Lineup change proves positive for Cavalier win

By Ryan Norris
October 24, 2002

The Cabrini men’s soccer team defeated Holy Family in a non-conference game, bringing its record to 3-8 overall and 1-4 in the Pennsylvania Athletic Conference.

In the first half, Sean Dugan, a sophomore, led the team by scoring the first three goals, all in the first half.

“We controlled the game in the first minute of the first half and we switched the lineup around, which was one of the most significant parts of the game,” Dugan said. “Ball control was a lot better and everyone did their job.”

Although the win will not affect PAC standings, “Holy Family is one of our city rivals,” Dugan said. “It turned on the juices.”

With the juices flowing, the Cavs were ready for battle from the start. “We put a lot of pressure on the team in the first 10 to 15 minutes of the game and we gained confidence,” sophomore Anthony Pepe said. “We had high confidence, and we built on that from the beginning of the game.”

Ten seconds into the second half, Pepe scored the fourth and final goal of the game to make it 4-0. “We got inside 18 and put it in real quick and real slick,” Pepe said.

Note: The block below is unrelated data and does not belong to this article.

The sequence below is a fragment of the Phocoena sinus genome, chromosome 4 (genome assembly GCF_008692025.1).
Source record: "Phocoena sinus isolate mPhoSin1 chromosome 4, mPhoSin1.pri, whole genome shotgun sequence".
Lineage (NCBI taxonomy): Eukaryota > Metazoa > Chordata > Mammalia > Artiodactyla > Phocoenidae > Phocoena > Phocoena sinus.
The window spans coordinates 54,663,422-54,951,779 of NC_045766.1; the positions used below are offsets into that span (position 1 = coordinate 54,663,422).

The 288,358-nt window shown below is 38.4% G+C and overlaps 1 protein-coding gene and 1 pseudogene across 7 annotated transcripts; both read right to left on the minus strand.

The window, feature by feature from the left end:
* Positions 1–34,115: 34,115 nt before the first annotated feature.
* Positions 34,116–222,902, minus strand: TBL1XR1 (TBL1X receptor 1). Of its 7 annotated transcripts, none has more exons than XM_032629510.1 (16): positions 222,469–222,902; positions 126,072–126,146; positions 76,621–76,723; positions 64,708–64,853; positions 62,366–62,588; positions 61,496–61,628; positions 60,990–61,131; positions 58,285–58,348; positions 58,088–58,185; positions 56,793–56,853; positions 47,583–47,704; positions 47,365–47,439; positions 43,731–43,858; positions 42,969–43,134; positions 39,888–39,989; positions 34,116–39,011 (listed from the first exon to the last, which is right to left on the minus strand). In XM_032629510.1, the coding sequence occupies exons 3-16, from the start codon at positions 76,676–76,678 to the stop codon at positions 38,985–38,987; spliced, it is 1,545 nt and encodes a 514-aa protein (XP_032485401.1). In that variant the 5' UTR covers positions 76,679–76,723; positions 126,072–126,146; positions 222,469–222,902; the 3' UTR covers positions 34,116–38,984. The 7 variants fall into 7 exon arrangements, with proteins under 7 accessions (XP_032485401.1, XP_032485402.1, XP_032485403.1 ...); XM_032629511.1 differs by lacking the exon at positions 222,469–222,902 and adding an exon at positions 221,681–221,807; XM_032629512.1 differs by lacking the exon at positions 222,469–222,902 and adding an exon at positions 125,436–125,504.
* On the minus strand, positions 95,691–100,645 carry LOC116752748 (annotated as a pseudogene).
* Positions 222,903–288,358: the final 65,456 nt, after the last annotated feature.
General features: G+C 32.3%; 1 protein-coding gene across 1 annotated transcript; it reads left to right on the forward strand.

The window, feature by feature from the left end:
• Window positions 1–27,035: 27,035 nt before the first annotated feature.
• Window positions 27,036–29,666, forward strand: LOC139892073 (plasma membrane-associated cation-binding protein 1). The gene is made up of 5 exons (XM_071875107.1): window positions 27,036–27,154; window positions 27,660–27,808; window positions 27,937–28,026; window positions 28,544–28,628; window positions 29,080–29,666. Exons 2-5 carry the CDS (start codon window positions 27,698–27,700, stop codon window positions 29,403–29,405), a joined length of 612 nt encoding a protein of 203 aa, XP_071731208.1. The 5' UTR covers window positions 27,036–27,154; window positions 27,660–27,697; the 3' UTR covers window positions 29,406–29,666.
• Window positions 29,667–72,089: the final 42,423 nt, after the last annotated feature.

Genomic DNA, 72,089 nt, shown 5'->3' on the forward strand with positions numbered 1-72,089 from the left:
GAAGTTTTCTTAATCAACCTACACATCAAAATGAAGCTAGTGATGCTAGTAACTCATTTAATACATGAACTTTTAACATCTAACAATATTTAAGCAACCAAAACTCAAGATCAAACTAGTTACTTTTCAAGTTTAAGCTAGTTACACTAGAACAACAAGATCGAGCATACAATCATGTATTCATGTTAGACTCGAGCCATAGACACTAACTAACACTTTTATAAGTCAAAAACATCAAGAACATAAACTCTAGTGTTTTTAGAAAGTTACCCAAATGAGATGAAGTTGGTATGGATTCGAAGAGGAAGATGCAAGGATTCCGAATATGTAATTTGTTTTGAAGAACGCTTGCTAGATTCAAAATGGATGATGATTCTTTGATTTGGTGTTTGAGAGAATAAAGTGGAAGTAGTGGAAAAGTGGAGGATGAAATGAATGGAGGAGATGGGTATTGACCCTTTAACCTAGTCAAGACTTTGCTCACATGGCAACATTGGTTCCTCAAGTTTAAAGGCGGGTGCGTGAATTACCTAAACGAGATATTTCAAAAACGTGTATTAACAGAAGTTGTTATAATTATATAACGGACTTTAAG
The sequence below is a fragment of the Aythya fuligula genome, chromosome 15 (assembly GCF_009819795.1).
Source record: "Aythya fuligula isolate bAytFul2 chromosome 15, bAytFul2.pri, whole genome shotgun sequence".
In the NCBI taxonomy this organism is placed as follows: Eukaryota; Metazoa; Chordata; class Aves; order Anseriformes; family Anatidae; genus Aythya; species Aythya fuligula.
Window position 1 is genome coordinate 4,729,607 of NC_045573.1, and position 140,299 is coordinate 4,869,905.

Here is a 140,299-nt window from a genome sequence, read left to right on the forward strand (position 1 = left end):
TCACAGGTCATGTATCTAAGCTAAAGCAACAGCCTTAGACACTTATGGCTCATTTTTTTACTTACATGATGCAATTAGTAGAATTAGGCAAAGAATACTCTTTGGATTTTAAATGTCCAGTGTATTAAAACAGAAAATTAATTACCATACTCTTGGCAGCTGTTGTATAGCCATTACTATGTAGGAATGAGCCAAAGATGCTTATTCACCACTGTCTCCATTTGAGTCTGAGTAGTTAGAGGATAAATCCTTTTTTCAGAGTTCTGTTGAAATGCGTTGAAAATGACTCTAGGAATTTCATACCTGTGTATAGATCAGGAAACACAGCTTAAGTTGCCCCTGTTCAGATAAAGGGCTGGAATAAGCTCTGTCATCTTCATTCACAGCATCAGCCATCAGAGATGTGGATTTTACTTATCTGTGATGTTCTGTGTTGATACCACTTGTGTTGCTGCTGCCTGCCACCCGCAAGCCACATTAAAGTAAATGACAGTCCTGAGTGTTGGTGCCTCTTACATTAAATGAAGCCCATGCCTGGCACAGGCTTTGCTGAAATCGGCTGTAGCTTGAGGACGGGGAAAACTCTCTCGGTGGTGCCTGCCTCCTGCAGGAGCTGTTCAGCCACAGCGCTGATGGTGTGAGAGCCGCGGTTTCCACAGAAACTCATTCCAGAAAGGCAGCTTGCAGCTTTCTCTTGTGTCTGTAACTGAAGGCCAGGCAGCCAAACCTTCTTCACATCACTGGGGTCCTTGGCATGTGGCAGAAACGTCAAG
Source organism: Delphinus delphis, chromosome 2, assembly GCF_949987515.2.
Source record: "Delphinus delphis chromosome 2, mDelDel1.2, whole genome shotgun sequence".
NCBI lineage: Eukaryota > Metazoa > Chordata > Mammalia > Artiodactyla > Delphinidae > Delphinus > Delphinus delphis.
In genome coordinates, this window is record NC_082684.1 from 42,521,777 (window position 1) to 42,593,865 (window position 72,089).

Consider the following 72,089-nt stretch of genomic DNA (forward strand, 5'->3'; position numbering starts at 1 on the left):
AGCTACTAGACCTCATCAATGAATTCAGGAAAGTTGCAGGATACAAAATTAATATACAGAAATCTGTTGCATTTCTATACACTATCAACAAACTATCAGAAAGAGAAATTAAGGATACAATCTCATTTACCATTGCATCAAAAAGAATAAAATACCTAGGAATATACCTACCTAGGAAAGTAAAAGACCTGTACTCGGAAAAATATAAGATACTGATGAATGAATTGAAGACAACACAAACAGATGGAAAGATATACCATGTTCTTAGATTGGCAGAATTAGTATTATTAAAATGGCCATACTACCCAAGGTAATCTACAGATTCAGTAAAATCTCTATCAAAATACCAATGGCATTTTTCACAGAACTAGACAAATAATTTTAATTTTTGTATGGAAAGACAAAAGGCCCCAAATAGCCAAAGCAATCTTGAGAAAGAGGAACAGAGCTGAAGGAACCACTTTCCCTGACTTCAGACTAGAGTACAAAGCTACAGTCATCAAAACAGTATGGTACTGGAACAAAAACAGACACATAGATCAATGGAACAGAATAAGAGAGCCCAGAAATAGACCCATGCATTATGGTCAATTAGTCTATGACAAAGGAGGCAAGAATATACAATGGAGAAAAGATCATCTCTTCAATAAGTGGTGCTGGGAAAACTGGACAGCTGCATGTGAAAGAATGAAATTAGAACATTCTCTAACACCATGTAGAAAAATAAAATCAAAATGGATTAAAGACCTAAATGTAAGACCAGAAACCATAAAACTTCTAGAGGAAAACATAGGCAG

The Cavs’ defense was like a wall, and they held Holy Family back for the rest of the game.

Vincent Sofia, a freshman, said the most significant part of the game was getting the lead. “Most of the games this year we have not had the lead. We had the lead against Widener but ended up losing. This is the first time we put away a team by a significant margin.” Sofia said that they have improved in condition and they have “more endurance.” The main reason they won is because “they had to,” Sofia said. “We were 2-8, and we want to go undefeated for the rest of the season.”

Dan McMonagle, a freshman, agreed with Dugan that the lineup change was a significant change for the team. “They made the change of Pepe from sweeper to midfield. We came right out and took the lead. The main reason we won is because we came together as a team and everyone worked hard.”

Casey Marshall, a freshman, said it was the first goal that was most significant. “We never really play with a lead,” Marshall said. “We finally got the ball on the ground instead of playing kick and run.”

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